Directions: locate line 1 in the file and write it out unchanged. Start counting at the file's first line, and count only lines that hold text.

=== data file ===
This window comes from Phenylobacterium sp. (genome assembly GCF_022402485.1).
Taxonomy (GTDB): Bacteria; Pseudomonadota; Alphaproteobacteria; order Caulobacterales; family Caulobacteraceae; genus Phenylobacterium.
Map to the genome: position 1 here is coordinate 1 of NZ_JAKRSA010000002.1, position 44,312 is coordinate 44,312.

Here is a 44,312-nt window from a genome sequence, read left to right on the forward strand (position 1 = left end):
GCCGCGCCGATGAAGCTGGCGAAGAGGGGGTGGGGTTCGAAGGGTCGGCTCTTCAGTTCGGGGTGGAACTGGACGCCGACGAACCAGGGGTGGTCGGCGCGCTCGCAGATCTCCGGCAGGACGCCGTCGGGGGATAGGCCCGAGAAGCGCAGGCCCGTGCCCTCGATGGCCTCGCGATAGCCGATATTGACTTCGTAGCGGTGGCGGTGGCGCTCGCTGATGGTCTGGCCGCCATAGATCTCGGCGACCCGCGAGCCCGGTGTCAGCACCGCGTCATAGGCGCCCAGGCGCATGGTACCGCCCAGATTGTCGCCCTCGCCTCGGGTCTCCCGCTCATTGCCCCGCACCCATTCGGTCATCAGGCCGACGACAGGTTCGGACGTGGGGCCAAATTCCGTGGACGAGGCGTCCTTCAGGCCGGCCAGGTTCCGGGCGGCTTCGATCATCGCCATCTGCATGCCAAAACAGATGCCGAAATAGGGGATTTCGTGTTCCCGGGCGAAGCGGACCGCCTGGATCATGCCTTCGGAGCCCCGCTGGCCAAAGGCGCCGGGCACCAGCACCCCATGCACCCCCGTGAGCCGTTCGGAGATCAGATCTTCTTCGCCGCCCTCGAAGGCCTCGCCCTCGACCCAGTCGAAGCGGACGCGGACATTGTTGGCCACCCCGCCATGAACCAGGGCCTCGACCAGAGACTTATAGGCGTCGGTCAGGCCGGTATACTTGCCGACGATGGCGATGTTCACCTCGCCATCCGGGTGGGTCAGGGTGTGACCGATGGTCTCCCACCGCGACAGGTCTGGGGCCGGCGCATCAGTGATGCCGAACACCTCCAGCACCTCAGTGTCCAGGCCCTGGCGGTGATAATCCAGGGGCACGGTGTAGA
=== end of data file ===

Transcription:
This window comes from Phenylobacterium sp. (genome assembly GCF_022402485.1).